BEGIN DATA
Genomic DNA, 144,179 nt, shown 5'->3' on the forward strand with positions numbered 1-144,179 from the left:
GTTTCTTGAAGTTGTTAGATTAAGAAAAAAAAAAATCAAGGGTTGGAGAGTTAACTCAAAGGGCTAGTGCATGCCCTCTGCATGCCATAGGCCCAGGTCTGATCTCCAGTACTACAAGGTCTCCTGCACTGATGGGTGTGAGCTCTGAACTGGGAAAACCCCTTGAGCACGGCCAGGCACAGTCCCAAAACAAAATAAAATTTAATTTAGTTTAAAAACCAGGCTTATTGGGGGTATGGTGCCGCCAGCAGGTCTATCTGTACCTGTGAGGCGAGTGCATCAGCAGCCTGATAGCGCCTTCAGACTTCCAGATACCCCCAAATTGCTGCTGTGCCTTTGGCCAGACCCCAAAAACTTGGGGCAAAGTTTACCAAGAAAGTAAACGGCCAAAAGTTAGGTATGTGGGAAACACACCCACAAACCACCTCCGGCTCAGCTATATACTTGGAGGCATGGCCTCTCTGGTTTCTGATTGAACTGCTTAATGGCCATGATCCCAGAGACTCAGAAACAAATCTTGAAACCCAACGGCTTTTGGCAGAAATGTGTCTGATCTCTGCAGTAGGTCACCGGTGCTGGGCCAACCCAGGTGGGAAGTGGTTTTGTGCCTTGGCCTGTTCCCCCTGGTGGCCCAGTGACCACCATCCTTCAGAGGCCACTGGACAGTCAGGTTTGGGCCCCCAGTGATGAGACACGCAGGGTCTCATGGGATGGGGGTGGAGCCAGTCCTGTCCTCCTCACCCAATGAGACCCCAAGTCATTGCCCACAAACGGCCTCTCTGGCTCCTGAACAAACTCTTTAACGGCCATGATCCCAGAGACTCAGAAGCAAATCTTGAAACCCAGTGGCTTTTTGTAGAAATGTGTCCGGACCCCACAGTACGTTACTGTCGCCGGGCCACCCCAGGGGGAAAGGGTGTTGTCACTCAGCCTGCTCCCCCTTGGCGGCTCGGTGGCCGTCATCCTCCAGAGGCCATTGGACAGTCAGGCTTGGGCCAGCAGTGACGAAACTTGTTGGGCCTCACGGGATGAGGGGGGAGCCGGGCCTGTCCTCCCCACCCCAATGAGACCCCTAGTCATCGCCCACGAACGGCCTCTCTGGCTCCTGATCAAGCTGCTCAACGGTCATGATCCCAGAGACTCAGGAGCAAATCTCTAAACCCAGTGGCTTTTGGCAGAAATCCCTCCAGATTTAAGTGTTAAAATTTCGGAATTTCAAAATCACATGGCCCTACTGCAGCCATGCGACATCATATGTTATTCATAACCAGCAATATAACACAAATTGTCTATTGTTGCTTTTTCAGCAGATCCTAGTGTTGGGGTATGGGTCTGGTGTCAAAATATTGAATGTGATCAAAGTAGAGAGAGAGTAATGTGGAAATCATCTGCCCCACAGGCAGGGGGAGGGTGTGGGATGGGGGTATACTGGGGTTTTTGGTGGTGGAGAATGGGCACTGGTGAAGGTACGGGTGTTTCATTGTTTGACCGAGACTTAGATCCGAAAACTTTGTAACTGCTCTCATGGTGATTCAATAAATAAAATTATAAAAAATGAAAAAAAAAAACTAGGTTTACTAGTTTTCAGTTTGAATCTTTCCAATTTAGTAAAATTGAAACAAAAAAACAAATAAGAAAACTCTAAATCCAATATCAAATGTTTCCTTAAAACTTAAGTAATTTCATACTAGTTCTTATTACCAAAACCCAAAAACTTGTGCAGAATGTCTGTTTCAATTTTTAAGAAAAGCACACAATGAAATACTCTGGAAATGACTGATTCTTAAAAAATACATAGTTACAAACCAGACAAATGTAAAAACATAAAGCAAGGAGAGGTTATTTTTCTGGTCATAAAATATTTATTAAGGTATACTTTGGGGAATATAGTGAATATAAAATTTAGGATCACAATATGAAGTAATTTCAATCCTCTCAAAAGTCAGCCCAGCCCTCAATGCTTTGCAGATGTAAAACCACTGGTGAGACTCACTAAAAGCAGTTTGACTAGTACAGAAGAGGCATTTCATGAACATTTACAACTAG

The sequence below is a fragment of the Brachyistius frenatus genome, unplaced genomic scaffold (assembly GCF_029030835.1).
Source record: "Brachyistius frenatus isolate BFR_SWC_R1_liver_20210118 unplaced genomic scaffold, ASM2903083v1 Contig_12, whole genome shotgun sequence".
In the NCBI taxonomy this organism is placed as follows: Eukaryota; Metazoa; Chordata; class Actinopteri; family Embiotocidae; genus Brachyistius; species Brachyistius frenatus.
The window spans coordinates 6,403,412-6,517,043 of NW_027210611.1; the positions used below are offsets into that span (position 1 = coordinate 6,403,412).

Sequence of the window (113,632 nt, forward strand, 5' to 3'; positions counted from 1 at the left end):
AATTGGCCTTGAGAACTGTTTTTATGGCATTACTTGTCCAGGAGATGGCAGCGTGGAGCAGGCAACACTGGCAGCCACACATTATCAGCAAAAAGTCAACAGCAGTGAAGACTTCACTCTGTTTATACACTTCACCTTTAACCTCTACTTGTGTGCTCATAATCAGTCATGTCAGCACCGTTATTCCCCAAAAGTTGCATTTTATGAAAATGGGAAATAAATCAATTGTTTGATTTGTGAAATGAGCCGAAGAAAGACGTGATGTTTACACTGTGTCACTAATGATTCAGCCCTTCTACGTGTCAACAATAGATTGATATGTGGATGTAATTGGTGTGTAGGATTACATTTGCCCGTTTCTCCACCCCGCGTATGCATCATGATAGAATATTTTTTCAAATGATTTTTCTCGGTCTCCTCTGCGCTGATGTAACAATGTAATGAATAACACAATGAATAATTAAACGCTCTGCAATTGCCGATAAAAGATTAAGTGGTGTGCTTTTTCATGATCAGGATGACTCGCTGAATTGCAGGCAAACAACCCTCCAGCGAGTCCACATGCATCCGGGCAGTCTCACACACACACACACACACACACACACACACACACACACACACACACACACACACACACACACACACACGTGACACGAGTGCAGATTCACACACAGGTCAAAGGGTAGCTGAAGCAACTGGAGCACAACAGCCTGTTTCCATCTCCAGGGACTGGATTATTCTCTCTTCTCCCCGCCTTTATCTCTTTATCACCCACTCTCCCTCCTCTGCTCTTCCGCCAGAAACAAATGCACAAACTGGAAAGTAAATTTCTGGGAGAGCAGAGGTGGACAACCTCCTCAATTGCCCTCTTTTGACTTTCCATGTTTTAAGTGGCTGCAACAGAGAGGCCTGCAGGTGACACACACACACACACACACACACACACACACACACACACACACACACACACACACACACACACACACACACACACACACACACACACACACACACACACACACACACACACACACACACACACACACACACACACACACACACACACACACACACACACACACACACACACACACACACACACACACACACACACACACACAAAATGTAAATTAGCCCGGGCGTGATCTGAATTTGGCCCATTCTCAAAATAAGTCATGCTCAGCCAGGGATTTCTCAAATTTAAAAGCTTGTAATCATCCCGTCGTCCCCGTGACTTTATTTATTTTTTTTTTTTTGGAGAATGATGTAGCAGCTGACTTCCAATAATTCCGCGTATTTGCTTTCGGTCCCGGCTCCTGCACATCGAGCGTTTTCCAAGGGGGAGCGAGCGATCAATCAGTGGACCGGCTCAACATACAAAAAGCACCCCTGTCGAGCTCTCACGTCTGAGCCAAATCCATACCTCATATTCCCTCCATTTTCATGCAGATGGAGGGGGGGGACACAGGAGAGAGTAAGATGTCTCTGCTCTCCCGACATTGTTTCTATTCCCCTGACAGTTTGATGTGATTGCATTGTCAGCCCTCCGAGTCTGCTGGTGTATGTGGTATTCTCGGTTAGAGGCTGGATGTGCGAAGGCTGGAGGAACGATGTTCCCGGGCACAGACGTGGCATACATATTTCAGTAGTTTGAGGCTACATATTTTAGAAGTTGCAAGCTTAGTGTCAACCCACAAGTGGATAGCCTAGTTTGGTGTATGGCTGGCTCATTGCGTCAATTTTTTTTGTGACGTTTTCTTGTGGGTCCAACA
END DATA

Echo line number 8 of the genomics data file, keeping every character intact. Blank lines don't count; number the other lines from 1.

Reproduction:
AATTGGCCTTGAGAACTGTTTTTATGGCATTACTTGTCCAGGAGATGGCAGCGTGGAGCAGGCAACACTGGCAGCCACACATTATCAGCAAAAAGTCAACAGCAGTGAAGACTTCACTCTGTTTATACACTTCACCTTTAACCTCTACTTGTGTGCTCATAATCAGTCATGTCAGCACCGTTATTCCCCAAAAGTTGCATTTTATGAAAATGGGAAATAAATCAATTGTTTGATTTGTGAAATGAGCCGAAGAAAGACGTGATGTTTACACTGTGTCACTAATGATTCAGCCCTTCTACGTGTCAACAATAGATTGATATGTGGATGTAATTGGTGTGTAGGATTACATTTGCCCGTTTCTCCACCCCGCGTATGCATCATGATAGAATATTTTTTCAAATGATTTTTCTCGGTCTCCTCTGCGCTGATGTAACAATGTAATGAATAACACAATGAATAATTAAACGCTCTGCAATTGCCGATAAAAGATTAAGTGGTGTGCTTTTTCATGATCAGGATGACTCGCTGAATTGCAGGCAAACAACCCTCCAGCGAGTCCACATGCATCCGGGCAGTCTCACACACACACACACACACACACACACACACACACACACACACACACACACACACACACACACACACACGTGACACGAGTGCAGATTCACACACAGGTCAAAGGGTAGCTGAAGCAACTGGAGCACAACAGCCTGTTTCCATCTCCAGGGACTGGATTATTCTCTCTTCTCCCCGCCTTTATCTCTTTATCACCCACTCTCCCTCCTCTGCTCTTCCGCCAGAAACAAATGCACAAACTGGAAAGTAAATTTCTGGGAGAGCAGAGGTGGACAACCTCCTCAATTGCCCTCTTTTGACTTTCCATGTTTTAAGTGGCTGCAACAGAGAGGCCTGCAGGTGACACACACACACACACACACACACACACACACACACACACACACACACACACACACACACACACACACACACACACACACACACACACACACACACACACACACACACACACACACACACACACACACACACACACACACACACACACACACACACACACACACACACACACACACACACACACACACACACACACACACACAAAATGTAAATTAGCCCGGGCGTGATCTGAATTTGGCCCATTCTCAAAATAAGTCATGCTCAGCCAGGGATTTCTCAAATTTAAAAGCTTGTAATCATCCCGTCGTCCCCGTGACTTTATTTATTTTTTTTTTTTTGGAGAATGATGTAGCAGCTGACTTCCAATAATTCCGCGTATTTGCTTTCGGTCCCGGCTCCTGCACATCGAGCGTTTTCCAAGGGGGAGCGAGCGATCAATCAGTGGACCGGCTCAACATACAAAAAGCACCCCTGTCGAGCTCTCACGTCTGAGCCAAATCCATACCTCATATTCCCTCCATTTTCATGCAGATGGAGGGGGGGGACACAGGAGAGAGTAAGATGTCTCTGCTCTCCCGACATTGTTTCTATTCCCCTGACAGTTTGATGTGATTGCATTGTCAGCCCTCCGAGTCTGCTGGTGTATGTGGTATTCTCGGTTAGAGGCTGGATGTGCGAAGGCTGGAGGAACGATGTTCCCGGGCACAGACGTGGCATACATATTTCAGTAGTTTGAGGCTACATATTTTAGAAGTTGCAAGCTTAGTGTCAACCCACAAGTGGATAGCCTAGTTTGGTGTATGGCTGGCTCATTGCGTCAATTTTTTTTGTGACGTTTTCTTGTGGGTCCAACA